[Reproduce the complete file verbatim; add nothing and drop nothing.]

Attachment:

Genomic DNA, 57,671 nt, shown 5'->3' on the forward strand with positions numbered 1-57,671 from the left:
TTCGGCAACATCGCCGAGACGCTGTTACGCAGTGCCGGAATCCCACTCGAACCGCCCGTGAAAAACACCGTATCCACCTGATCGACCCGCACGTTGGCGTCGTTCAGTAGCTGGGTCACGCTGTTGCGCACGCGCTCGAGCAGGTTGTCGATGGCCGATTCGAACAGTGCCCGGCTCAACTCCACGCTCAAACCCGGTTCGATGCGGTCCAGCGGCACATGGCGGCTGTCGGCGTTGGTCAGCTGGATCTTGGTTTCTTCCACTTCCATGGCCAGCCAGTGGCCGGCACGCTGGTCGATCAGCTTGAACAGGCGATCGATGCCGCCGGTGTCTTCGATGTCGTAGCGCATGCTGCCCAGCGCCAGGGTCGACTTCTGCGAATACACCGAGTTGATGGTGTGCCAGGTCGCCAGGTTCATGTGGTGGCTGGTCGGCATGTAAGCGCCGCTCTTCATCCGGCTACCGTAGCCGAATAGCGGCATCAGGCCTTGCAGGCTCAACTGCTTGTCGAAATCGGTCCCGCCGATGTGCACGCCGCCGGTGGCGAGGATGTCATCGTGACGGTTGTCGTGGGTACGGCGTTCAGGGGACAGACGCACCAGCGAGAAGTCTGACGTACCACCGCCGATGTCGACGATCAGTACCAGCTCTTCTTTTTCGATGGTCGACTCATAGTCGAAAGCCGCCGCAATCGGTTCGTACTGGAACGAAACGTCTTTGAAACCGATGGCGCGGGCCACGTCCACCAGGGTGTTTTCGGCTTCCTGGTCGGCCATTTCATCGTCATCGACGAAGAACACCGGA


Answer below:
Genomic DNA, 57,671 nt, shown 5'->3' on the forward strand with positions numbered 1-57,671 from the left:
TTCGGCAACATCGCCGAGACGCTGTTACGCAGTGCCGGAATCCCACTCGAACCGCCCGTGAAAAACACCGTATCCACCTGATCGACCCGCACGTTGGCGTCGTTCAGTAGCTGGGTCACGCTGTTGCGCACGCGCTCGAGCAGGTTGTCGATGGCCGATTCGAACAGTGCCCGGCTCAACTCCACGCTCAAACCCGGTTCGATGCGGTCCAGCGGCACATGGCGGCTGTCGGCGTTGGTCAGCTGGATCTTGGTTTCTTCCACTTCCATGGCCAGCCAGTGGCCGGCACGCTGGTCGATCAGCTTGAACAGGCGATCGATGCCGCCGGTGTCTTCGATGTCGTAGCGCATGCTGCCCAGCGCCAGGGTCGACTTCTGCGAATACACCGAGTTGATGGTGTGCCAGGTCGCCAGGTTCATGTGGTGGCTGGTCGGCATGTAAGCGCCGCTCTTCATCCGGCTACCGTAGCCGAATAGCGGCATCAGGCCTTGCAGGCTCAACTGCTTGTCGAAATCGGTCCCGCCGATGTGCACGCCGCCGGTGGCGAGGATGTCATCGTGACGGTTGTCGTGGGTACGGCGTTCAGGGGACAGACGCACCAGCGAGAAGTCTGACGTACCACCGCCGATGTCGACGATCAGTACCAGCTCTTCTTTTTCGATGGTCGACTCATAGTCGAAAGCCGCCGCAATCGGTTCGTACTGGAACGAAACGTCTTTGAAACCGATGGCGCGGGCCACGTCCACCAGGGTGTTTTCGGCTTCCTGGTCGGCCATTTCATCGTCATCGACGAAGAACACCGGA